|This self-promotion thing is a lot harder than it looks.|
I’m of the firm belief that I suck at self-promotion. I’ve been self-publishing my books for a few years now, ever since February of 2012.
For a few of my titles, I did blog tours, particularly Spell of Entrapment and Optical Osmosis. I did the Facebook Author Page, the Twitter, and even joined Goodreads. It used to be that I wrote five blog posts a week, and even got around to commenting on other people’s blogs. I did everything I was capable of doing with the finite time and technology that I had on hand throughout the years.
Now, seven books in, I’m hardly a blip on the screen. And I’m terrified that every time I do a promotional post, I’m driving people away. I tend to push them away in real life too, but that’s beside the point. I’ll occasionally see things like 300 Pages read in a single day over at the Kindle Select page, or give away of 71 copies of Fire in the Forest during my last freebie promotion. I guess the latter disproves my opening line somewhat, except that said line includes the word belief.
This is where I’m at with that tricky word. It’s quite misleading in that it has to do with a perception, one in which I seem inadequate to my peers. I’ve seen a lot of success coming recently from those who I’ve fought long and hard in the literary trenches with. Major kudos to them, by the way. There’s a reason why they’ve reached and earned the success they’ve gotten. They’ve put themselves out there. I don’t, or at least not as much as I used to. Sure, I’ve published the seven books, and I’m active on Facebook and Twitter a good part of my free time.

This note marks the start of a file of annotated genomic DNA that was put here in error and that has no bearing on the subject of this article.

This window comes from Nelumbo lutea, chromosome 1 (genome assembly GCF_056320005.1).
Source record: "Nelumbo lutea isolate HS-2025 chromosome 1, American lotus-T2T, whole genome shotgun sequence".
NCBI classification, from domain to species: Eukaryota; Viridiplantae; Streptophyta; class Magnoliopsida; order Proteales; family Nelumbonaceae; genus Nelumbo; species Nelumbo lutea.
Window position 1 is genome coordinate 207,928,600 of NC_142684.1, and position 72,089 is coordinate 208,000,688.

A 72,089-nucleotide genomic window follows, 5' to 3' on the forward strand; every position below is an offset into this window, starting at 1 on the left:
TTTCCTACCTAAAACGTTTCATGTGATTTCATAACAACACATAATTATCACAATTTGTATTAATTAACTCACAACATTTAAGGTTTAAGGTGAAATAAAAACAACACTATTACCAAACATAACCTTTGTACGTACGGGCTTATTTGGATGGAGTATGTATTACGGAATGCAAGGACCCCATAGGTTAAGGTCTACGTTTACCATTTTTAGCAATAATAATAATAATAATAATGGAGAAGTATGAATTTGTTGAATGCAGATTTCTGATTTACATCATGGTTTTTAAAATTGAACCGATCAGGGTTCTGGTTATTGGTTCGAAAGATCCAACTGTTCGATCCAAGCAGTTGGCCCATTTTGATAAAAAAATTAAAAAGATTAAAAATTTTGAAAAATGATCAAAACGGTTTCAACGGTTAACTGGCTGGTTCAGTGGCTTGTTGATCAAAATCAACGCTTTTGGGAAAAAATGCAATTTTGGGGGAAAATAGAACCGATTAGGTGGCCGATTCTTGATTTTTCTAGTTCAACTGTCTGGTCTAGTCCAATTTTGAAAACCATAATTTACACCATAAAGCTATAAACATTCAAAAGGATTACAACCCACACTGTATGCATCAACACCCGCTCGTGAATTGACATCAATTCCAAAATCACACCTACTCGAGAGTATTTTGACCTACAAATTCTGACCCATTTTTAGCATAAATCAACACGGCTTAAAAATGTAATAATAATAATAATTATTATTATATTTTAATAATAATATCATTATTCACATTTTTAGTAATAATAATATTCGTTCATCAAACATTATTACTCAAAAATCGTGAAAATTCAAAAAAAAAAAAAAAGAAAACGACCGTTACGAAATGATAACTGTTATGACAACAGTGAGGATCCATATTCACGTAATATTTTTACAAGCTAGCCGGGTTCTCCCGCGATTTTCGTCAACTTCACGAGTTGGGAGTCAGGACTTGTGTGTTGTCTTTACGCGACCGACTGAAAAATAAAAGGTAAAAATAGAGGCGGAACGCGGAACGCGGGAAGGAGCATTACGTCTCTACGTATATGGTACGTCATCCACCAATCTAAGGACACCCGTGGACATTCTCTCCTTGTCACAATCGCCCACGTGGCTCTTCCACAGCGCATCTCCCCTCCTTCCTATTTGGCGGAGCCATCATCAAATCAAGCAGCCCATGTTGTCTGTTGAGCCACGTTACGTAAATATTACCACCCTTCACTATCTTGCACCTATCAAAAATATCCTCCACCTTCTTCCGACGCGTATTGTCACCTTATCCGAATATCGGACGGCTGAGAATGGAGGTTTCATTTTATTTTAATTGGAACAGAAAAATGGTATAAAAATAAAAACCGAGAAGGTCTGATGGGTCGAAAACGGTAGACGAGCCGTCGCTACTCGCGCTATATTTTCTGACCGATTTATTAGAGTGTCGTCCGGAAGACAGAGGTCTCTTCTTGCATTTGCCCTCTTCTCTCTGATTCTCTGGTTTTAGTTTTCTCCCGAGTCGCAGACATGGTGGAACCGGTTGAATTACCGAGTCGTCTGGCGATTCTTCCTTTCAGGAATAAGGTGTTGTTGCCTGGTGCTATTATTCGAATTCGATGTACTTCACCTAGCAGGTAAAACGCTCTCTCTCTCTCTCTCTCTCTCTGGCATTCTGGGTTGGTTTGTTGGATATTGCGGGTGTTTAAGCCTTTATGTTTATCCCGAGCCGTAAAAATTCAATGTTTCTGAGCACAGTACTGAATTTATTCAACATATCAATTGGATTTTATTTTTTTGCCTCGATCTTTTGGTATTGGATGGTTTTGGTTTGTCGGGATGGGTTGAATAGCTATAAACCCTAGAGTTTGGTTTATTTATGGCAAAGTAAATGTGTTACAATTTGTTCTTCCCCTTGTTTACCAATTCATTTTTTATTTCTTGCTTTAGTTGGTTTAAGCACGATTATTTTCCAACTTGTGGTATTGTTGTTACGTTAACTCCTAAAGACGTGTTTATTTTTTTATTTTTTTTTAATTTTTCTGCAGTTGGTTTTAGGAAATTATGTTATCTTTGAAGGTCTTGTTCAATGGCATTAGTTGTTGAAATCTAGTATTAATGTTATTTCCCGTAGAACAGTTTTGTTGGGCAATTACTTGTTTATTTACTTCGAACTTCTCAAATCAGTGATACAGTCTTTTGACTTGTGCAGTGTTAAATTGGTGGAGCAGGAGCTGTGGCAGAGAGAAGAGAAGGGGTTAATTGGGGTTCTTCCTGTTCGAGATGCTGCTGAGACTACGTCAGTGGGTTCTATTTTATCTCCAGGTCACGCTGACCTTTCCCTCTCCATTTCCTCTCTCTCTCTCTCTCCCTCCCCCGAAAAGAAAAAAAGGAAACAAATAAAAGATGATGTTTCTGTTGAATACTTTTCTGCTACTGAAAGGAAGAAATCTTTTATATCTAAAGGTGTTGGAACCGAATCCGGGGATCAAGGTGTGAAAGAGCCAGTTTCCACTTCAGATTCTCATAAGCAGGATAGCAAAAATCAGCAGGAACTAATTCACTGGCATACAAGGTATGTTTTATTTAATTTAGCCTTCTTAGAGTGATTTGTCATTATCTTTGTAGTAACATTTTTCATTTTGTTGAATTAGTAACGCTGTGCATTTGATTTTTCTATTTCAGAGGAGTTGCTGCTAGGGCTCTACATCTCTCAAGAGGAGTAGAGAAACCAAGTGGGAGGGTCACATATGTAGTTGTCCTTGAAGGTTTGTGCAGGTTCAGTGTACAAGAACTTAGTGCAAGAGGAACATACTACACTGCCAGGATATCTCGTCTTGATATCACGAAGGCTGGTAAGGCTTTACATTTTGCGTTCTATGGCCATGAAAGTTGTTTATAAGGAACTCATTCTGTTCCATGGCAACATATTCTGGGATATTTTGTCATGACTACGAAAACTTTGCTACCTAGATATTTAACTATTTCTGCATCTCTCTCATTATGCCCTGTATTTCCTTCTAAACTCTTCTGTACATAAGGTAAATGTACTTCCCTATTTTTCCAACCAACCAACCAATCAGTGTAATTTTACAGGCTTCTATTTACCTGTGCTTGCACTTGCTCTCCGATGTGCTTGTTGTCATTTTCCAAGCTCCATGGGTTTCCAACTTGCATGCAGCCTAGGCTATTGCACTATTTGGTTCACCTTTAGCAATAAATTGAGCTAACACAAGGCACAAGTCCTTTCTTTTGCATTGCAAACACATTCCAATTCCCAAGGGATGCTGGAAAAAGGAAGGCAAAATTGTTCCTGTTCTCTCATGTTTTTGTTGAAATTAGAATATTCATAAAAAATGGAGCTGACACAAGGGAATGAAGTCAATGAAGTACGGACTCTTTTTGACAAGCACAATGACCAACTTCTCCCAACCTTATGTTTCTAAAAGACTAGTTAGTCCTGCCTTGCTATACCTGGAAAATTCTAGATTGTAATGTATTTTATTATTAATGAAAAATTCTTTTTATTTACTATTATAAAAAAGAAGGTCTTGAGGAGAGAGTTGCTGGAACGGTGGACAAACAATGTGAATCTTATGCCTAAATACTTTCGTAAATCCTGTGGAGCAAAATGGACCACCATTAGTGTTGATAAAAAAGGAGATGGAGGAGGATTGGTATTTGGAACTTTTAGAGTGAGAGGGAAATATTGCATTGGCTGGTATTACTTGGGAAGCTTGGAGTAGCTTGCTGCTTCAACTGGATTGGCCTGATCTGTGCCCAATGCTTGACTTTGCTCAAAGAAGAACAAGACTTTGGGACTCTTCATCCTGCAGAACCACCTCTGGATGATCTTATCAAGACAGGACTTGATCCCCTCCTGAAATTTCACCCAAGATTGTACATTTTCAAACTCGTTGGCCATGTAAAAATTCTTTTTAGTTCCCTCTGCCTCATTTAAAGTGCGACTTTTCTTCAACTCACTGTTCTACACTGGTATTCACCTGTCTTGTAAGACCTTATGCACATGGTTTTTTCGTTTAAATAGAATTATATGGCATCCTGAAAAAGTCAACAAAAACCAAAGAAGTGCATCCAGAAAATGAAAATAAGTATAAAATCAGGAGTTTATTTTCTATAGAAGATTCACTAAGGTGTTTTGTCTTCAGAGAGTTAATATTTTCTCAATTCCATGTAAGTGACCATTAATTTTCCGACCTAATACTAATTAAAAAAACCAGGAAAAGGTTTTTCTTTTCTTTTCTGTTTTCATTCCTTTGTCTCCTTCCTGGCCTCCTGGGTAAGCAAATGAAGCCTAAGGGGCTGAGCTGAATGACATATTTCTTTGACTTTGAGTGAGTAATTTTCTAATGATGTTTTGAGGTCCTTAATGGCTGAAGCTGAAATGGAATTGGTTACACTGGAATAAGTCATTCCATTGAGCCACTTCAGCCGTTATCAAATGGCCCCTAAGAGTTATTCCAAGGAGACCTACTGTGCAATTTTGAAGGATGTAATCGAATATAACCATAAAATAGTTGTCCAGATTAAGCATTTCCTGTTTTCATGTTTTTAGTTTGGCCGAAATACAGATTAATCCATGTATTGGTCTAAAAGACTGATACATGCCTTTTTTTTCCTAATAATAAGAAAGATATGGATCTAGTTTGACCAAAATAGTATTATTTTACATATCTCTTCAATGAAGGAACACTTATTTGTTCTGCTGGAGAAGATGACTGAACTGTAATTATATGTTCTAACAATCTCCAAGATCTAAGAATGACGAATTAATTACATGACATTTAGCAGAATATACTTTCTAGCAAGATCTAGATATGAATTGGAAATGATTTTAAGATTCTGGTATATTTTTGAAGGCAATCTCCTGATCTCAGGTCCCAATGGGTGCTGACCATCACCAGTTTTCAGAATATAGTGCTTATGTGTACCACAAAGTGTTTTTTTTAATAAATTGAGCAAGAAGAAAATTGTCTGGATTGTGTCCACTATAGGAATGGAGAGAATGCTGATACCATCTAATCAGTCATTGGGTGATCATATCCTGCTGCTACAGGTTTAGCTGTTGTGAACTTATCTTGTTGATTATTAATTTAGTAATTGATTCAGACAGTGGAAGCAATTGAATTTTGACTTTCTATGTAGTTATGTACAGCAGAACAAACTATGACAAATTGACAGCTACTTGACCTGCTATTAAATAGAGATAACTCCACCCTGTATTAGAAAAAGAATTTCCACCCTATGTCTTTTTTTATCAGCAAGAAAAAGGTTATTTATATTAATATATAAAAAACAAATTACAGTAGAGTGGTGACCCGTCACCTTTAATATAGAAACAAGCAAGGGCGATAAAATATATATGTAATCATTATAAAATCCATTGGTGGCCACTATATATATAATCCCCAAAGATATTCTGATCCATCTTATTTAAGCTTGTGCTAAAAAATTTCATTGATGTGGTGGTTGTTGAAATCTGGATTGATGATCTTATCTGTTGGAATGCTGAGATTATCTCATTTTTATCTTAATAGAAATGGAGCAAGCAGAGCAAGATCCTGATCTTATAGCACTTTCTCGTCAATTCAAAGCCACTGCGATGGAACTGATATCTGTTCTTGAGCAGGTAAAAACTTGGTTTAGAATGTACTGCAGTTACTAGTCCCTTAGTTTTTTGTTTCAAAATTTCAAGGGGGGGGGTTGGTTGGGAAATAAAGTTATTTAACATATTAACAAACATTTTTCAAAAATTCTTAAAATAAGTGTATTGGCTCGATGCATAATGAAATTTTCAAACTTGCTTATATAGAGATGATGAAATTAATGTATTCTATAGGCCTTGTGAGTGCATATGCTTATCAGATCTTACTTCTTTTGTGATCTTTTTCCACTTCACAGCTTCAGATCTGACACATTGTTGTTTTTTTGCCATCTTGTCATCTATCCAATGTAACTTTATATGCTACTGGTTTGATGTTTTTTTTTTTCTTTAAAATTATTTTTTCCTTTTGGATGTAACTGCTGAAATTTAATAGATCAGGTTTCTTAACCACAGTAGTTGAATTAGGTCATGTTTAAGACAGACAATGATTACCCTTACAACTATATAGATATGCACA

But that’s where it ends.
I haven’t done any podcasts or hangouts, I haven’t done book signings or readings other than just the one reading last December. I could make excuses for why those things haven’t happened, but really it all falls back on me making the time and putting in the energy to do what I feel needs to be done. Truth be told, I’d rather be writing. I’m glad a handful of people are enjoying my books, and that’s the whole point of them. That’s my success. I may never see the monetary layers that other authors get to see, but really money isn’t why I’m doing this. It’s because I’m doing what I love, sharing my art and passion with the world at large. Sometimes I tend to forget that.
|You can't spell heart without art.|
And if me doing what I love and focusing on that is why I suck at self-promotion, then so be it.